|| Checking for direct PDF access through Ovid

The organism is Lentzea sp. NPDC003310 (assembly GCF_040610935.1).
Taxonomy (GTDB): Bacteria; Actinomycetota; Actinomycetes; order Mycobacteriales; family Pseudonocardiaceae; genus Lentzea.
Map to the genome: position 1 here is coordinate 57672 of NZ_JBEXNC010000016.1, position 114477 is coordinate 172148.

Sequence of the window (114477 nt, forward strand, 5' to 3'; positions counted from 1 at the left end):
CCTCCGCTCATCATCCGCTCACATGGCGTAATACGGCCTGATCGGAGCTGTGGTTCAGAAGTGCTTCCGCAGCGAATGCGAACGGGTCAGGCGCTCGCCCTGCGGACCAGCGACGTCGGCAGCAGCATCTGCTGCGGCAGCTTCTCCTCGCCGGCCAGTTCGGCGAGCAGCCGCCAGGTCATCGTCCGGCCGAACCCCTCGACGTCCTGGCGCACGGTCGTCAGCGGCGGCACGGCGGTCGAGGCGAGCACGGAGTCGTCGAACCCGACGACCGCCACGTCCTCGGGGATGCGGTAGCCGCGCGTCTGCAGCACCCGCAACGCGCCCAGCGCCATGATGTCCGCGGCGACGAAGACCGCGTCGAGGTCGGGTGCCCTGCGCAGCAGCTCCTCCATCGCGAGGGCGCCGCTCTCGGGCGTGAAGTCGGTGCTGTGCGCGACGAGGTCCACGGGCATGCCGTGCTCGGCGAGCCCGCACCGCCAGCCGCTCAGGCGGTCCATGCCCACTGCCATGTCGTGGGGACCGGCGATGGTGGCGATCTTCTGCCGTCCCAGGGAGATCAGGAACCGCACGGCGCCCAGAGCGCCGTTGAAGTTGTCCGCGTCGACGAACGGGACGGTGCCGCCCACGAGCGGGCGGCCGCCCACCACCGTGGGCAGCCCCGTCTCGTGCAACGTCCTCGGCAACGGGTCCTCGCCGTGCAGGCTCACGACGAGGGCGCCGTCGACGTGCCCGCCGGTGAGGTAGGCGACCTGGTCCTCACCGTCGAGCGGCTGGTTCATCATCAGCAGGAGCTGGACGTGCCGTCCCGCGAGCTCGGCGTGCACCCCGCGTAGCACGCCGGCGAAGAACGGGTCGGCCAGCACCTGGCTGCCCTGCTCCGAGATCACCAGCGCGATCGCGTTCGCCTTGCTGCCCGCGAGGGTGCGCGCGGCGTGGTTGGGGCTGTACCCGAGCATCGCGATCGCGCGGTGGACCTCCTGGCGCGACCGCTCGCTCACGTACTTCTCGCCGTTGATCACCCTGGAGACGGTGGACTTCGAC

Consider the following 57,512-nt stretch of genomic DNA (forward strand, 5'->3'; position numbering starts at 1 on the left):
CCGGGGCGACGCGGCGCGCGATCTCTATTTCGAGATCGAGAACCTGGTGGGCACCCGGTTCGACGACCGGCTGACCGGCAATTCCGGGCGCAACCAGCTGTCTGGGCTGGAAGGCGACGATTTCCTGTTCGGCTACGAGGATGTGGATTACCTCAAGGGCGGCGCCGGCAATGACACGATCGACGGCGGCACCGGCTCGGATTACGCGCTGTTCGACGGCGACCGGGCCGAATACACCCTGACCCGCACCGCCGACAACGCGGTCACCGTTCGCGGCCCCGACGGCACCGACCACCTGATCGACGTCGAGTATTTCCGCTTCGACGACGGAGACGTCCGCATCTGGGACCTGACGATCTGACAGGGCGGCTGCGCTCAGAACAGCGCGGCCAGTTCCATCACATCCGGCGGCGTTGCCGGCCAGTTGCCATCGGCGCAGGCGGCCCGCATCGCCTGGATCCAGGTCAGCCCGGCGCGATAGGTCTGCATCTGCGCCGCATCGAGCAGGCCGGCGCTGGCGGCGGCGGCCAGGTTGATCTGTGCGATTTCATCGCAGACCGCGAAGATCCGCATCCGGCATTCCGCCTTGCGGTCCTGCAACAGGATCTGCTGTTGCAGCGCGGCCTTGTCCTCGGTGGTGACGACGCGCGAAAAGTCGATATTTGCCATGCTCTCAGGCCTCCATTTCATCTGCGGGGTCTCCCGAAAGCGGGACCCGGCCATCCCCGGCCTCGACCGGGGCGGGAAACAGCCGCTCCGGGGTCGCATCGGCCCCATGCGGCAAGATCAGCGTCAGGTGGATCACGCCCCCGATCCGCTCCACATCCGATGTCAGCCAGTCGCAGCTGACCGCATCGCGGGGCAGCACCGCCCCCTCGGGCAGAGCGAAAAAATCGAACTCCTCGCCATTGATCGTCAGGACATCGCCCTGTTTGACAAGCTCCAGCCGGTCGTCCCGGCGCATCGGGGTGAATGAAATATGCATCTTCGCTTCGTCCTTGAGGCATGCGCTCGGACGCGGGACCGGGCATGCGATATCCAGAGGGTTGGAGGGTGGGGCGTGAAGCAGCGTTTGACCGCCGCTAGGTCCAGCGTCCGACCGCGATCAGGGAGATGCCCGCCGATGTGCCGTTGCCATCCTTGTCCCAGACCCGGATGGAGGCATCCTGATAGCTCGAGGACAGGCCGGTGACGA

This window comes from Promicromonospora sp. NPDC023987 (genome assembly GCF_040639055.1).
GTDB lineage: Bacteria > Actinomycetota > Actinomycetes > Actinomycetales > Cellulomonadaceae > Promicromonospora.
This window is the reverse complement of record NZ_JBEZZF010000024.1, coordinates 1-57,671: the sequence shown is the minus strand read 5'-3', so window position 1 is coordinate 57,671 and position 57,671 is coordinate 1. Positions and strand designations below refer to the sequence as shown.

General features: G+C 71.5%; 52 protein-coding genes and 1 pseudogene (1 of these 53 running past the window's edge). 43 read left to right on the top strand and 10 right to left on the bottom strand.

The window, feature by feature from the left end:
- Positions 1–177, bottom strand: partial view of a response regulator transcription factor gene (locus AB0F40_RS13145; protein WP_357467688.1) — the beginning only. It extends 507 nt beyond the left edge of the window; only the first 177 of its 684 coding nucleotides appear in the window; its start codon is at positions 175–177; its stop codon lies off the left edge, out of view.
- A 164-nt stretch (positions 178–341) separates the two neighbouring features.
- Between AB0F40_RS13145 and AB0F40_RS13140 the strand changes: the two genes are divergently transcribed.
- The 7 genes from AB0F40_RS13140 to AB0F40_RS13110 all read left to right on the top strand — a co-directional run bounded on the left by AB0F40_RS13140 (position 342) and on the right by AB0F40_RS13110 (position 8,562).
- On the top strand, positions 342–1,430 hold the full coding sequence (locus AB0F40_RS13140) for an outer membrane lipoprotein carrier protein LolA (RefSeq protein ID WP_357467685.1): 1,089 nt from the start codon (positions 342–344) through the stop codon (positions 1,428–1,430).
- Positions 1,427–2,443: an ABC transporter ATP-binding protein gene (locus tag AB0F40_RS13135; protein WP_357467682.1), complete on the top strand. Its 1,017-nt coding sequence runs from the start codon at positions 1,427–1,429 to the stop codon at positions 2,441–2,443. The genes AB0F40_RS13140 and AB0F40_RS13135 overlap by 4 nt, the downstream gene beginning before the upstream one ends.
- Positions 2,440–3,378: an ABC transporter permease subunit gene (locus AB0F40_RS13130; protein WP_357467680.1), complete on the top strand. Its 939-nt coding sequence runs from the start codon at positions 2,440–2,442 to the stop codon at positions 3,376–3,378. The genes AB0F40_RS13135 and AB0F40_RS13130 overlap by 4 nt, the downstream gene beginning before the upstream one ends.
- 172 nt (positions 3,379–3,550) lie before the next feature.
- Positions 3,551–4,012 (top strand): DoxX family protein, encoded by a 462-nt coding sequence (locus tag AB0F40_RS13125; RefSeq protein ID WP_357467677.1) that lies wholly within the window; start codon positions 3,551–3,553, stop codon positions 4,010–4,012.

Miller, Scott D., Duncan, Barry L., And Hubble, Mark A. Escape from Babel: Toward a Unifying Language for Psychotherapy Practice. New York: W. W. Norton, 1997. xii+244 pp. $32.00.The purpose of this book is to highlight central factors common to a range of psychotherapeutic approaches. By focusing on four common factors (extratherapeutic change, the therapeutic relationship, hope, and therapeutic techniques), the authors attempt to provide, as the subtitle indicates, "a unifying language for psychotherapy practice."First, the authors encourage therapists to emphasize changes that occur as a result of chance events and of activities in which the client engages out of session. When possible, they advocate increasing the client's sense of self-sufficiency, particularly by noting ways that changes are the result of the client's own efforts.Second, in their chapter on the therapeutic relationship, the authors stress that in a good therapeutic relationship one finds a therapist who is sensitive to the client's current level of motivational readiness. In addition, and consistent with their overall theme of empowering the client, the authors particularly emphasize the importance of focusing on the client's goals for therapy.The third common factor is creating hope about the possibility of change. This can be facilitated by the therapist believing that the procedures used in the course of therapy have value and by the therapist showing interest in the results of using these therapeutic procedures.Having read repeatedly in this book that the specific techniques used by therapists are, typically, not very important, it seems somewhat strange to read in the same volume that the use of specific techniques and models of therapy is itself the fourth common factor. Simply put, the authors argue that it matters little which specific techniques or conceptualizations the therapist uses, as long as the therapist has faith in them and can use these techniques and models to provide a structure for therapy.Given that the authors focus on these four common factors, which have already been discussed in some detail by other writers, it is not always clear what original contributions they hope to make. As they point out, their unifying language "dictates no fixed techniques, no certainties or invariant patterns in therapeutic process, no prescriptions for what should or need be done in order to effect good treatment outcomes" (p. 18). In spite of these self-imposed constraints, the authors do indicate several specific ways that the therapist can intervene effectively.For example, as the authors discuss ways to foster hope in the client, they advocate making therapy more "possibility-focused" by directing the client's attention to goals for a desirable future. The authors clearly value a teleological approach to therapy, in which clients come to see themselves as approaching their personally valued goals. The authors believe that effective change requires a clear sense of possibilities and that the articulation of such possibilities is an important part of therapy. This strategy is certainly consistent with the common goal of engendering hope, and the authors make a noteworthy contribution by highlighting specific ways of furthering this end.For the novice psychotherapist, this book can serve as a useful first guide to the importance of common factors. The authors make use of ample clinical examples, which are always relevant to the factors being discussed.